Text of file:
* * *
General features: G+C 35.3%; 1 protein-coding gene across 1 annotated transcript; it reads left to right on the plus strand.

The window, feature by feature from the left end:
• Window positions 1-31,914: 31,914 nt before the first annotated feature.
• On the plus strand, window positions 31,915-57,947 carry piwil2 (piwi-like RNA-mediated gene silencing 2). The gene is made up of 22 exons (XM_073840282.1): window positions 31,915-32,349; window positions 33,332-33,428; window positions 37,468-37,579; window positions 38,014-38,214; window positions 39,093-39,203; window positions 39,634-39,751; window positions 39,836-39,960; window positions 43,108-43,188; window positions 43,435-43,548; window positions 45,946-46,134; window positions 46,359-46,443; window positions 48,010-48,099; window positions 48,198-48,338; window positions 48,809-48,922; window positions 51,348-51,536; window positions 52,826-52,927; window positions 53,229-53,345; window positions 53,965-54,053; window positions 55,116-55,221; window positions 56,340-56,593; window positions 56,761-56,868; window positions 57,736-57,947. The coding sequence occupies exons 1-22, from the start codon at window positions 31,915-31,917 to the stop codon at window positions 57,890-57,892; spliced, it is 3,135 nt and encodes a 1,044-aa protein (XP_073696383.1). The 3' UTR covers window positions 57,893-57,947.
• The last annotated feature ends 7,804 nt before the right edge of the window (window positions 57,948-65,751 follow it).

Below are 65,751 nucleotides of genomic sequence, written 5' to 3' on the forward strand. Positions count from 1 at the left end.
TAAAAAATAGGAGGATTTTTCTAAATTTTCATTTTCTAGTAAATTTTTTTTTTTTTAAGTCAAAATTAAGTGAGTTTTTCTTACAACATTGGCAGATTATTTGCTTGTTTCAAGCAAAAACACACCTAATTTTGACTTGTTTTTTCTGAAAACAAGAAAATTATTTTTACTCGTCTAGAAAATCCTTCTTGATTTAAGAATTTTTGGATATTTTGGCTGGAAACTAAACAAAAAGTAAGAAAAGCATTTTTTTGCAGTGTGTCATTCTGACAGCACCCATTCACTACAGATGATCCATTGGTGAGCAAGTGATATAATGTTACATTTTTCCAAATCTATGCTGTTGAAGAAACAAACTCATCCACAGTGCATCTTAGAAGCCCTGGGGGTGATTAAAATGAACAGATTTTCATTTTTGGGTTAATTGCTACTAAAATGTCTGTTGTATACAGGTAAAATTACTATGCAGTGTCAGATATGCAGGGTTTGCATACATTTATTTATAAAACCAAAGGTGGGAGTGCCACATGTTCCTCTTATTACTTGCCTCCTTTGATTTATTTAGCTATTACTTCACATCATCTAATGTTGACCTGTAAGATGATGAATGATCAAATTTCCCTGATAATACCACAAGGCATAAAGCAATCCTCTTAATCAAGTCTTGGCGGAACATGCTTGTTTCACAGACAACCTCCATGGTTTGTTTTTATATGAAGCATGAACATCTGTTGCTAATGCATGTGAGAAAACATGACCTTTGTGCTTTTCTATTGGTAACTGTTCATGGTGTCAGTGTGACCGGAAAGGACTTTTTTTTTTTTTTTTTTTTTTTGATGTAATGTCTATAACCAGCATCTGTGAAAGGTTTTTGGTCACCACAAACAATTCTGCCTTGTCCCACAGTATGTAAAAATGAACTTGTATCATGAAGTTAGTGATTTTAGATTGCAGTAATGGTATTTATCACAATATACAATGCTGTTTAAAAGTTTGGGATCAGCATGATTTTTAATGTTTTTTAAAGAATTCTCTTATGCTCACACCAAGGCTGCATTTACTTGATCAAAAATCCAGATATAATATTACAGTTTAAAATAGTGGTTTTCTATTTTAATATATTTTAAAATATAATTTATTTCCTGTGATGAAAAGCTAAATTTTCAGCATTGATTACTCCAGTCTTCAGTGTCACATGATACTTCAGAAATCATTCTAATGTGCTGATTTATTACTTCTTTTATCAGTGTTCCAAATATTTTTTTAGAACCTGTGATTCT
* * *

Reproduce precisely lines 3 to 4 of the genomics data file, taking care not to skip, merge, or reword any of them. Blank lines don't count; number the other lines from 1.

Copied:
• Window positions 1-31,914: 31,914 nt before the first annotated feature.
• On the plus strand, window positions 31,915-57,947 carry piwil2 (piwi-like RNA-mediated gene silencing 2). The gene is made up of 22 exons (XM_073840282.1): window positions 31,915-32,349; window positions 33,332-33,428; window positions 37,468-37,579; window positions 38,014-38,214; window positions 39,093-39,203; window positions 39,634-39,751; window positions 39,836-39,960; window positions 43,108-43,188; window positions 43,435-43,548; window positions 45,946-46,134; window positions 46,359-46,443; window positions 48,010-48,099; window positions 48,198-48,338; window positions 48,809-48,922; window positions 51,348-51,536; window positions 52,826-52,927; window positions 53,229-53,345; window positions 53,965-54,053; window positions 55,116-55,221; window positions 56,340-56,593; window positions 56,761-56,868; window positions 57,736-57,947. The coding sequence occupies exons 1-22, from the start codon at window positions 31,915-31,917 to the stop codon at window positions 57,890-57,892; spliced, it is 3,135 nt and encodes a 1,044-aa protein (XP_073696383.1). The 3' UTR covers window positions 57,893-57,947.